The Trump administration made the wall a central part of its immigration policy. Trump said that, if elected, he would “build the wall and make Mexico pay for it” but could not do enough. Executive Order 13767, titled Border Security and Immigration Enforcement Improvements, was issued in 2017 and directed that a wall be built along the border. In December 2018, the federal government went into a shutdown due to Trump’s demand for $5.6 billion in federal funds to begin work on the wall making it the longest in US. history. In 2019 National Emergency Concerning the Southern Border of the United States (Proclamation 9844) was declared on February 2019, and Trump ordered the diversion of funds that had been appropriated to the U.S. Department of Defense for military construction. Later U.S. president Joe Biden terminated the national emergency in January 2021 and halted construction of the wall, cancelled all border wall projects that were being paid for with diverted funds.

An unpublished memo from the U.S. Customs and Border Protection (CBP) leaked in March 2022 revealed that the “impenetrable” border wall had been breached more than 3,200 times from October 2018 to September 2021. A sharply divided U.S. House passed a border security package in May 2023 dubbed the Secure the Border Act, on the same day Title 42, a pandemic-era public health order that allowed authorities to quickly expel migrants without letting them request asylum, was scheduled to expire. House Republicans and Democrats, as well as the White House, had been concerned that the end of Title 42 would lead to a dramatic increase in migrants crossing the border with Mexico, overwhelming nearby communities.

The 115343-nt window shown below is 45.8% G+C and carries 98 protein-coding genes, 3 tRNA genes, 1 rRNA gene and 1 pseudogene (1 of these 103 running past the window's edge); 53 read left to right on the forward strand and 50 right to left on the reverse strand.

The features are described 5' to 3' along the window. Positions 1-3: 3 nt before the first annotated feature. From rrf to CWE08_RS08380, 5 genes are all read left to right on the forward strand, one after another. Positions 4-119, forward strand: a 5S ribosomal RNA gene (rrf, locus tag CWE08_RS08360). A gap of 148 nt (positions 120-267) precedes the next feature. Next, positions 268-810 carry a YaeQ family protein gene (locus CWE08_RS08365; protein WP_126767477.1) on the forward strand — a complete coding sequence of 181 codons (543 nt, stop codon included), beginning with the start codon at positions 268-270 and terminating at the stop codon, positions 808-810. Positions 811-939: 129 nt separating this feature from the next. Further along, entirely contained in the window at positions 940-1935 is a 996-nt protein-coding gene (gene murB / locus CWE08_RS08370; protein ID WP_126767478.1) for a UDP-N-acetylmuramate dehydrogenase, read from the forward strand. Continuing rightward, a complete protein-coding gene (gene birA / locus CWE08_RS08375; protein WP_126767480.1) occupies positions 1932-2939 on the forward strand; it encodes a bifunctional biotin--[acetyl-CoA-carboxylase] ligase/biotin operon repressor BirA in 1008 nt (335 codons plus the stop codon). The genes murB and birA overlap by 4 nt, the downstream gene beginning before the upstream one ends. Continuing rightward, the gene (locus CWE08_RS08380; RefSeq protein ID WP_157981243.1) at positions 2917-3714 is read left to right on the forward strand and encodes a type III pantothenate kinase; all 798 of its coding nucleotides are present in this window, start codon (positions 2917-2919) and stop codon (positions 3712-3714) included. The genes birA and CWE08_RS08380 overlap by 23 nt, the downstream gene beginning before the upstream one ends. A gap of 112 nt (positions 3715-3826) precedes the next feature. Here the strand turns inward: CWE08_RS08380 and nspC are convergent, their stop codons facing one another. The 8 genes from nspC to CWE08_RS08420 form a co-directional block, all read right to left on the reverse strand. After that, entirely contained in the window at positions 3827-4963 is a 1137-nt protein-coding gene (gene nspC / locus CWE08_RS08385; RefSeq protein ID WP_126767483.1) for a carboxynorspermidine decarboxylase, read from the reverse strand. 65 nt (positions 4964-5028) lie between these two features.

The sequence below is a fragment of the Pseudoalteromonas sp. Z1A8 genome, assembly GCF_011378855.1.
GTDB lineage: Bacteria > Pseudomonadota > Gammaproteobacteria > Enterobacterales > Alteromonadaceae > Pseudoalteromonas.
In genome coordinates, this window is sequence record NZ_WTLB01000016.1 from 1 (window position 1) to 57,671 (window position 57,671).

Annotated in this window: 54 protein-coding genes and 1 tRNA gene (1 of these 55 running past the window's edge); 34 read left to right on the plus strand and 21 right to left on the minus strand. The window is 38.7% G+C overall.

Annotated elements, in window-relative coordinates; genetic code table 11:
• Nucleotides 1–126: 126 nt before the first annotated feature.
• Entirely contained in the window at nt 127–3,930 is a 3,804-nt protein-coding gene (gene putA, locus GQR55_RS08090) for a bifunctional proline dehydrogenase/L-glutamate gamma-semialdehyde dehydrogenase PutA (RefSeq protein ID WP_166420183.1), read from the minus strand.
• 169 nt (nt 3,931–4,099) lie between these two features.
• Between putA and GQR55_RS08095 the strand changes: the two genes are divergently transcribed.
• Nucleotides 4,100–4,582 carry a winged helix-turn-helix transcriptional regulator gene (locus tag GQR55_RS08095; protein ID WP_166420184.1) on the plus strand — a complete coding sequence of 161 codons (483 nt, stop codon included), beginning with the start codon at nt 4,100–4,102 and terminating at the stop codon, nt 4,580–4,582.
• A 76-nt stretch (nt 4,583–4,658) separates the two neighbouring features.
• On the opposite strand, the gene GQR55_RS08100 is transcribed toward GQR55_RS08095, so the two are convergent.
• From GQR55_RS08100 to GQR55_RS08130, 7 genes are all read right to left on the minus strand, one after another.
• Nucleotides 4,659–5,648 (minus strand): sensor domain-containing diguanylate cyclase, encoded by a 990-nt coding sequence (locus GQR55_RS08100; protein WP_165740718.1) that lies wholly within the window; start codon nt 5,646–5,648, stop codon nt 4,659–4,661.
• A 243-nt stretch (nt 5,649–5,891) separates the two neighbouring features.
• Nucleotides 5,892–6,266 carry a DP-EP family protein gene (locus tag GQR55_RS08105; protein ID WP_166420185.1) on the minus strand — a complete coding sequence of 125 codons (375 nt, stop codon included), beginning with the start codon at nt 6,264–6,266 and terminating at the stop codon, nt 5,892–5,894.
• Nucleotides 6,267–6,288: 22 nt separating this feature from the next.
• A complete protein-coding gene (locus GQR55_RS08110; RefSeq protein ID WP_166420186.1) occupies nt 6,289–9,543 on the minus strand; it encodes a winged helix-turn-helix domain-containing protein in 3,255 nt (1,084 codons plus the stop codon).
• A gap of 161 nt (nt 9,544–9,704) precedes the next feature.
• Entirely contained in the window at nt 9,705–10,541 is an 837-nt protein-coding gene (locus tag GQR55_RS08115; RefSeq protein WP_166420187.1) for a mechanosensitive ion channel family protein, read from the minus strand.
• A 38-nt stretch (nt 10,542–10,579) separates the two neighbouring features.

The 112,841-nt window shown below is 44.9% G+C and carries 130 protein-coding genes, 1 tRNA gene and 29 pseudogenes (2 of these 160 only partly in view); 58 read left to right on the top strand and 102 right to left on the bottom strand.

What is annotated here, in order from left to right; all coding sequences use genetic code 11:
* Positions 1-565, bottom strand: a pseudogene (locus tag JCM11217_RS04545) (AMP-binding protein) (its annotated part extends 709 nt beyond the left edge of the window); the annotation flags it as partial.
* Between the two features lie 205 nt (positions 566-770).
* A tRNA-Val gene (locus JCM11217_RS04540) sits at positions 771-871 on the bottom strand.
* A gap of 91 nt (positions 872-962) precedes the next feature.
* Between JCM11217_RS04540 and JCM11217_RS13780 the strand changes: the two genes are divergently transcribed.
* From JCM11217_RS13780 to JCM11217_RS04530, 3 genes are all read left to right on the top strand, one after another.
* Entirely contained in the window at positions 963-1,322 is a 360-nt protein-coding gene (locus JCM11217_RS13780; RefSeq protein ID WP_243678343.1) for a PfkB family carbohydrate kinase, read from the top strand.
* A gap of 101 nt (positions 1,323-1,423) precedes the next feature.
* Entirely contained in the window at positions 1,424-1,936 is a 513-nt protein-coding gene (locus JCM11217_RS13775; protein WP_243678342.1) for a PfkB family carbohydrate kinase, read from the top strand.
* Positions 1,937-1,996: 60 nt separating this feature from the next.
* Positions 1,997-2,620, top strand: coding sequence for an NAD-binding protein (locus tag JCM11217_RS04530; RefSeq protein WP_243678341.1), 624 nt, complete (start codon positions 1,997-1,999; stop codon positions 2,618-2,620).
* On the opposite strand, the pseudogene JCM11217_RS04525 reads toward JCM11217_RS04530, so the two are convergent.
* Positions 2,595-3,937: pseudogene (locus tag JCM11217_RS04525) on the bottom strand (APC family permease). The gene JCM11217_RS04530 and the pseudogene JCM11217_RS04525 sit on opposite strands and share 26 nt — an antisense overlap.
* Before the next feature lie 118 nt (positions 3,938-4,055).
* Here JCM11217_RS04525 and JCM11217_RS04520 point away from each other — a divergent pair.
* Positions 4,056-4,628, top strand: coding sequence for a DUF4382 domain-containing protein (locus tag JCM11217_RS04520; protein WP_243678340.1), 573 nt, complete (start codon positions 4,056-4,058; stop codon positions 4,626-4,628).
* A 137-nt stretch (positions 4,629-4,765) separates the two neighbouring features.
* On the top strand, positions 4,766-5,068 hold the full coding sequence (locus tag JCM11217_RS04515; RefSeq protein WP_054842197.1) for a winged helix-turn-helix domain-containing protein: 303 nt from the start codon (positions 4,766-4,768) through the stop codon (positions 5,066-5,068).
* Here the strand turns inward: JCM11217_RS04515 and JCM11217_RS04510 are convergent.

In July 2022, the Biden administration announced it would fill four wide gaps in Arizona near Yuma, one of the busiest corridors for illegal crossings. Democratic presidential candidate Robert F. Kennedy Jr. visited Yuma and described the crisis as a “dystopian nightmare” and “unsustainable.”. He saw migrants from Peru, Afghanistan, Bangladesh, China and elsewhere and said Border Patrol agents in the sector have encountered migrants from 117 nations in the last few years. “They’re put on buses and they’re brought to the Border Patrol station where they’re processed. After 4 or 5 days, they’re released and most of them are never seen or heard from again,” he said. If elected he promised to make the border “impervious”. Debates over the US-Mexico border wall are poised to continue as a focal point of immigration policy during the 2024 election.

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Private contractors have demonstrated how they would build a cheap virtual border fence, with Spin cameras positioned atop the fence which would use facial-recognition technology, and underground fiber optic cables which could detect and differentiate between human activity, vehicles, tunnelling, and animals. More recently the U.S. Customs and Border Protection (CBP) has reportedly contracted a Tech defence company and installed several Autonomous Surveillance Towers (AST) along the border that use Artificial Intelligence (AI) to detect “objects of interest”. They scan the environment with radars to detect movement, orient a camera to the location of the movement detected by the radar, and analyze the imagery using algorithms to autonomously identify items of interest such as humans or vehicles. The cameras pan 360 degrees and can detect people from 1.7 miles away. When they identify an object, the towers send a notification to border agents.

And that is probably the future of border walls- discreet yet effective. And a pointer perhaps for India with its long and porous borders. Border walls are an urgent call to action if drugs and illegal immigration impact security and sovereignty.

(The writer is a former IRS officer presently in the USA)

First published on: 02-09-2023 at 13:49 IST